30 The apostles gathered together with Jesus; and they reported to Him all that they had done and taught. 31 And He said to them, “Come away by yourselves to a secluded place and rest a while.” (For there were many people coming and going, and they did not even have time to eat.) 32 They went away in the boat to a secluded place by themselves. 33 The people saw them going, and many recognized them and ran there together on foot from all the cities, and got there ahead of them. 34 When Jesus went ashore, He saw a large crowd, and He felt compassion for them because they were like sheep without a shepherd; and He began to teach them many things.
I remember this passage from years ago when God used it to smack me in the face about laziness and fatigue. It has always stuck in my head as an example of compassion on Jesus’ part for lost people. In ministry, we will grow tired just as in any other thing we do. We will get frustrated, feel overwhelmed, and want to run away. This passage begins in the tail end of the disciples coming back from a “missions trip” where Jesus sent them out to preach about repentance and display the Kingdom of God through physical healing and the casting out of demons.
In missions training, we learn a lot about regular rest, observing the Sabbath, and other essential tools to prevent, recognize, and recover from burnout. It is essential to recognize when we need a break, but we cannot let this overrule our compassion for others. Sometimes we become legalistic in our Sabbath or rest taking that we neglect the point of it all. If we constantly rest in Christ, then we will never be overwhelmed. Yes, our bodies need rest. Yes, our mind needs time to reset. Yes, we need to go away to secluded places sometimes just to cut ourselves off from everything so we can rejuvenate ourselves. But what if while you are pulling out of the driveway someone approaches us with a dire need that we have the remedy for? Do we justify ignoring someone just because of our check-in time at the resort? The Pharisees were this way. They became so legalistic about observing the Sabbath that they had completely forgotten the point of it altogether!
In Matthew 12, we see Jesus rocking the scene in the face of the Pharisees revealing the true point of the Sabbath and resting in God:
[quote]1 At that time Jesus went through the grain fields on the Sabbath, and His disciples became hungry and began to pick the heads of grain and eat. 2 But when the Pharisees saw this, they said to Him, “Look, Your disciples do what is not lawful to do on a Sabbath.” 3 But He said to them, “Have you not read what David did when he became hungry, he and his companions, 4 how he entered the house of God, and they ate the consecrated bread, which was not lawful for him to eat nor for those with him, but for the priests alone? 5 “Or have you not read in the Law, that on the Sabbath the priests in the temple break the Sabbath and are innocent? 6 “But I say to you that something greater than the temple is here. 7 “But if you had known what this means, ‘I DESIRE COMPASSION, AND NOT A SACRIFICE,’ you would not have condemned the innocent. 8 “For the Son of Man is Lord of the Sabbath.” 9 Departing from there, He went into their synagogue. 10 And a man was there whose hand was withered. And they questioned Jesus, asking, “Is it lawful to heal on the Sabbath?”-so that they might accuse Him. 11 And He said to them, “What man is there among you who has a sheep, and if it falls into a pit on the Sabbath, will he not take hold of it and lift it out? 12 “How much more valuable then is a man than a sheep! So then, it is lawful to do good on the Sabbath.” 13 Then He said to the man, “Stretch out your hand!” He stretched it out, and it was restored to normal, like the other. 14 But the Pharisees went out and conspired against Him, as to how they might destroy Him. [/quote]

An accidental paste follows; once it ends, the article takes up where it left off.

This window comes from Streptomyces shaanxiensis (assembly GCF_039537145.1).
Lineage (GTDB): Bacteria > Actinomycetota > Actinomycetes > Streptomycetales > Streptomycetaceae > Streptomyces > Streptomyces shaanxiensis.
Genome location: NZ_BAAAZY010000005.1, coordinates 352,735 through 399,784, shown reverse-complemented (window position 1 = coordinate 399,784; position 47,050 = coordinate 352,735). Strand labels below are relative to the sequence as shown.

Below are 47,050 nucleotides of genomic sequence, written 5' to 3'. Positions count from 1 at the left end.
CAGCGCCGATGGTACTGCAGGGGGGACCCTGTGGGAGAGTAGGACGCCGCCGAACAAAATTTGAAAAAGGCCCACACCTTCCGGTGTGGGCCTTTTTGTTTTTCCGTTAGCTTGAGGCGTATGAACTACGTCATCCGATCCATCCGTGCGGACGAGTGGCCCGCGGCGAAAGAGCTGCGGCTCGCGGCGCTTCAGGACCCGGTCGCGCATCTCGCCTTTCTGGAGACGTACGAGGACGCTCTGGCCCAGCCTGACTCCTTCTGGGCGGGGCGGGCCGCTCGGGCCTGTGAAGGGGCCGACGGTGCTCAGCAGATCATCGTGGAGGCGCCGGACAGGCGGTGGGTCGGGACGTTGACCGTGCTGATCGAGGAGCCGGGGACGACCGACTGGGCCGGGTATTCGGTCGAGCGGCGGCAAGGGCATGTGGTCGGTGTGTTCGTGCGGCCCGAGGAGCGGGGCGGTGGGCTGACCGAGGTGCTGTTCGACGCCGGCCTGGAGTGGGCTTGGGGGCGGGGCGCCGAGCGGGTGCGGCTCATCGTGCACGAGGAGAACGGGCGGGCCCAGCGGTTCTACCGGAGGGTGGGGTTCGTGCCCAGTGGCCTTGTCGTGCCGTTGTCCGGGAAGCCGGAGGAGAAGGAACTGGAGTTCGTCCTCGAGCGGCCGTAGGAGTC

Here is the thing: Jesus always provides us rest. Later in Mark 6, after Jesus and His disciples care for the crowd, he makes them go take a break:
[quote]45 Immediately Jesus made His disciples get into the boat and go ahead of Him to the other side to Bethsaida, while He Himself was sending the crowd away. 46 After bidding them farewell, He left for the mountain to pray.[/quote]
Jesus also took some time for repose and restoration! Sometimes when we are presented with the decision of helping someone in need versus preserving our time of rest, we are afraid that we will never be able to make up the time “lost.” First of all, by viewing our aid of someone in dire need as “time lost,” we have taken on the viewpoint of worldliness, not Godliness. We are more concerned about ourselves instead of others and therefore have become selfish and ignorant to the Kingdom of God; this is pure sin. Secondly, we need to trust in God to provide for us the rest He knows we need. Our rest isn’t just about not having to do anything, but resting in Him, which we can do all the time. Let us not worry so much about our physical state, but first focus on our spiritual state of mind and our physical rest will come.
How have we put the priority of ourselves above those whom we serve? How have we justified not helping someone out of our own selfishness? How do we continue to distrust God for His provision of rest and restoration?